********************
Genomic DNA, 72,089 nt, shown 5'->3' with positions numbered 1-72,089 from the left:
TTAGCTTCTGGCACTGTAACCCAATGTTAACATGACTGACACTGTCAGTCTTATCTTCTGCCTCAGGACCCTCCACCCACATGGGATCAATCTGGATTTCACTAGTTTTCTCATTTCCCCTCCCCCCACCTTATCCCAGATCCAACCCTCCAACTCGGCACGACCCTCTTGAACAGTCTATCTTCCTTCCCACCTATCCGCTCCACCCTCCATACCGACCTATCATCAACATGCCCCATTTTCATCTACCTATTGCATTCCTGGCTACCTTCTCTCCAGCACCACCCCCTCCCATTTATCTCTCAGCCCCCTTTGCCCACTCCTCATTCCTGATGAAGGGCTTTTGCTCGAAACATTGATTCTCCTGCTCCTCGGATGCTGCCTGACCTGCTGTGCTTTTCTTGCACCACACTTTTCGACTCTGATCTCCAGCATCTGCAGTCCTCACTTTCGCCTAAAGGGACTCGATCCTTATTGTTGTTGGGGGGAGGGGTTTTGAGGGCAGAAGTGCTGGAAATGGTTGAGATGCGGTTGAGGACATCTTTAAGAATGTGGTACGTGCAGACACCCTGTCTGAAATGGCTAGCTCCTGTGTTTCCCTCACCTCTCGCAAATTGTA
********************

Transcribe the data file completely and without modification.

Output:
Genomic DNA, 72,089 nt, shown 5'->3' with positions numbered 1-72,089 from the left:
TTAGCTTCTGGCACTGTAACCCAATGTTAACATGACTGACACTGTCAGTCTTATCTTCTGCCTCAGGACCCTCCACCCACATGGGATCAATCTGGATTTCACTAGTTTTCTCATTTCCCCTCCCCCCACCTTATCCCAGATCCAACCCTCCAACTCGGCACGACCCTCTTGAACAGTCTATCTTCCTTCCCACCTATCCGCTCCACCCTCCATACCGACCTATCATCAACATGCCCCATTTTCATCTACCTATTGCATTCCTGGCTACCTTCTCTCCAGCACCACCCCCTCCCATTTATCTCTCAGCCCCCTTTGCCCACTCCTCATTCCTGATGAAGGGCTTTTGCTCGAAACATTGATTCTCCTGCTCCTCGGATGCTGCCTGACCTGCTGTGCTTTTCTTGCACCACACTTTTCGACTCTGATCTCCAGCATCTGCAGTCCTCACTTTCGCCTAAAGGGACTCGATCCTTATTGTTGTTGGGGGGAGGGGTTTTGAGGGCAGAAGTGCTGGAAATGGTTGAGATGCGGTTGAGGACATCTTTAAGAATGTGGTACGTGCAGACACCCTGTCTGAAATGGCTAGCTCCTGTGTTTCCCTCACCTCTCGCAAATTGTA